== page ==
3d Font Format

Is there such a thing? I've done some searching and I can't find anything.

These are just prelim, brainstorm like ideas.

What would that look like, and why is it important?

A 3d font format would be parametric and allow inputs like bevel, embossing, etc. It could be several layered typefaces that do boolean operations on each other to achieve 3d effects. It obviously doesn't need to be exclusive to text; decorative patterns could be done.

Customization of 3d printed products, like jewelery, cups, etc.
3d displays like Magic Leap and Hololens.

Any thoughts?


  • James PuckettJames Puckett Posts: 1,524
    Any vector type can be converted to 3D by converting to outlines and extruding. So a 3D font would exist only for a tiny niche of users who can use extant fonts in 3D. More complex typographic uses of 3D (See Abott Miller’s Dimensional Typography) are probably an even smaller niche. So I doubt there’s enough money in this—at least at this time—to justify the effort.
  • Bogdan OanceaBogdan Oancea Posts: 11
    edited June 2015
    There are complex and interesting types of bevelling (just think of some car name badges), or no bevelling at all but some other 3D surface that can't be reduced to the usual extrude & bevel routine. So many possibilities…  :)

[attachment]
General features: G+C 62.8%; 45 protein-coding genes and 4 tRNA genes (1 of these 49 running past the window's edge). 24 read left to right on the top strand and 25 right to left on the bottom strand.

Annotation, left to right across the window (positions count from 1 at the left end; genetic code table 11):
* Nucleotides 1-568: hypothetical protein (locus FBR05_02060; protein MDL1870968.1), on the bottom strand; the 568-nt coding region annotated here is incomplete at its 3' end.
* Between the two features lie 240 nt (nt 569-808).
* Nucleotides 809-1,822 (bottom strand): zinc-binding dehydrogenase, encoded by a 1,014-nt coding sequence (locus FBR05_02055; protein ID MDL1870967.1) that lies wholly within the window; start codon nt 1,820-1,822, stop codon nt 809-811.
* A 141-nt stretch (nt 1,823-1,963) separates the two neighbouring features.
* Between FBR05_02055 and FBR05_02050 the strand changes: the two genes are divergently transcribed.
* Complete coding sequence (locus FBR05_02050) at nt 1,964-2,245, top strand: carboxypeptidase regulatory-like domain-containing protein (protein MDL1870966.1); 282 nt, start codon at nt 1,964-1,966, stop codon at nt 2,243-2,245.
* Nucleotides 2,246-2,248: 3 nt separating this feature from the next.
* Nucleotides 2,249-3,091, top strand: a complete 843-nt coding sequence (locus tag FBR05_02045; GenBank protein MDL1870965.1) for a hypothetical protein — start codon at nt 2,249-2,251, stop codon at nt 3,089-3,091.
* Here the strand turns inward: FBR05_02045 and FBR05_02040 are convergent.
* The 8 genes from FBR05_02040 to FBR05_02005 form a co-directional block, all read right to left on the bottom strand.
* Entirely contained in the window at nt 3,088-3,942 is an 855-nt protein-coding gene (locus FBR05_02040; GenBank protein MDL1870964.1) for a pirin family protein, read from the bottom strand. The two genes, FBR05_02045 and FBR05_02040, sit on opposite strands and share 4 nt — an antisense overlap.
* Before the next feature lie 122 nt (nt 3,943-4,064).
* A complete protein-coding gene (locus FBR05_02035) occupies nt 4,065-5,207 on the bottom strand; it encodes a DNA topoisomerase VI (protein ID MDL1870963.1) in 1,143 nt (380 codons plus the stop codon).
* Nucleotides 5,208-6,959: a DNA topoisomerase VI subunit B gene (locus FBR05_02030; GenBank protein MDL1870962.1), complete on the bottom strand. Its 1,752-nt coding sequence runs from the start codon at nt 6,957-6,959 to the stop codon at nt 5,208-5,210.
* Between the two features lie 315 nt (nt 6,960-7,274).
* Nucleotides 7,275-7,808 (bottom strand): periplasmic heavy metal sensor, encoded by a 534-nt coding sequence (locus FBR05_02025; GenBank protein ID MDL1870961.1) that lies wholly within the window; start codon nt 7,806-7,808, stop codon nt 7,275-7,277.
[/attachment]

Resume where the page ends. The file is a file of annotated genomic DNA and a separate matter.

This can be made in any 3D modelling program that supports working with components—you could basically make a library of shapes (one for each letter), then use scripting (for 3D apps it's Python usually) to make 3D text appear while typing (press "A" and the script takes the "A" shape from the component library). Each component can have pre-applied materials, so the result can be very close to final… just type the 3D text and render.
    @Jeremy Dooley You could still mention those preliminary, brainstorm-like ideas. I'm interested.
  • Mark SimonsonMark Simonson Posts: 906
    edited June 2015
    It's not hard to imagine three-dimensional letterforms that are not simple extrusions of 2-D shapes. Neon letters, for instance, with its overlapping tubes. TrueType is extensible by design. All you need are the right tables and a rendering engine that can interpret them.
  • Ray LarabieRay Larabie Posts: 727
    edited June 2015
    I think any 3D font could use fallback 2D version so perhaps that's also a good excuse to make 3D glyphs an extension of  TrueType. That way with older applications or 2D printers, the extension is ignored and the regular font is displayed and everybody wins.

    Even if this font format were 2D, like let's say Postscript with layers of vector and bitmap. That could allow the inclusion of height, normal, occlusion, displacement, specular, color, tiling texture etc. But for actual 3D modeled glyphs, I doubt PS or TT curves would be suitable. 3D PostScript is possible (not sure about TT curves) but I think it would be more sensible to use an existing 3D format with polys, splines and primitives, and more importantly, established 3D modeling software. Imagine struggling with a FontLab 3D font modeling system.

    Mark: Would a TrueType extension be limited to TrueType curve tech or could any bitmap, polygon, spline format be used?